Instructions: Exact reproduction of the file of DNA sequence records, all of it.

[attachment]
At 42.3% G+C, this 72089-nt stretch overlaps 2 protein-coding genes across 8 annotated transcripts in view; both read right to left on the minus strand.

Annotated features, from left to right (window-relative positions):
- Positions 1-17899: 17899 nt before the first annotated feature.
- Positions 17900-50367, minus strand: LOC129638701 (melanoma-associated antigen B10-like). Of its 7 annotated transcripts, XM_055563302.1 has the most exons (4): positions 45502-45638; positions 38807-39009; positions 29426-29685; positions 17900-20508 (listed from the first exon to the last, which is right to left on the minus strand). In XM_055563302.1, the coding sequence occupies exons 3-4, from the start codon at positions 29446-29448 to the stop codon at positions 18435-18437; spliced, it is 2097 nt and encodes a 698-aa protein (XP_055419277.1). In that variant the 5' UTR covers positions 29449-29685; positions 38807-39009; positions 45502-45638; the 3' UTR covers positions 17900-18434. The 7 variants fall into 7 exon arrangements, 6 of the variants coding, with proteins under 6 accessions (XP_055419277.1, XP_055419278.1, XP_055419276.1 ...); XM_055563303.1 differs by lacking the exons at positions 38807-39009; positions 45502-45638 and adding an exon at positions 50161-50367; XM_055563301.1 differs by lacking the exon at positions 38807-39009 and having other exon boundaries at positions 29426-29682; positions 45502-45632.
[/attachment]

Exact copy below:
At 42.3% G+C, this 72089-nt stretch overlaps 2 protein-coding genes across 8 annotated transcripts in view; both read right to left on the minus strand.

Annotated features, from left to right (window-relative positions):
- Positions 1-17899: 17899 nt before the first annotated feature.
- Positions 17900-50367, minus strand: LOC129638701 (melanoma-associated antigen B10-like). Of its 7 annotated transcripts, XM_055563302.1 has the most exons (4): positions 45502-45638; positions 38807-39009; positions 29426-29685; positions 17900-20508 (listed from the first exon to the last, which is right to left on the minus strand). In XM_055563302.1, the coding sequence occupies exons 3-4, from the start codon at positions 29446-29448 to the stop codon at positions 18435-18437; spliced, it is 2097 nt and encodes a 698-aa protein (XP_055419277.1). In that variant the 5' UTR covers positions 29449-29685; positions 38807-39009; positions 45502-45638; the 3' UTR covers positions 17900-18434. The 7 variants fall into 7 exon arrangements, 6 of the variants coding, with proteins under 6 accessions (XP_055419277.1, XP_055419278.1, XP_055419276.1 ...); XM_055563303.1 differs by lacking the exons at positions 38807-39009; positions 45502-45638 and adding an exon at positions 50161-50367; XM_055563301.1 differs by lacking the exon at positions 38807-39009 and having other exon boundaries at positions 29426-29682; positions 45502-45632.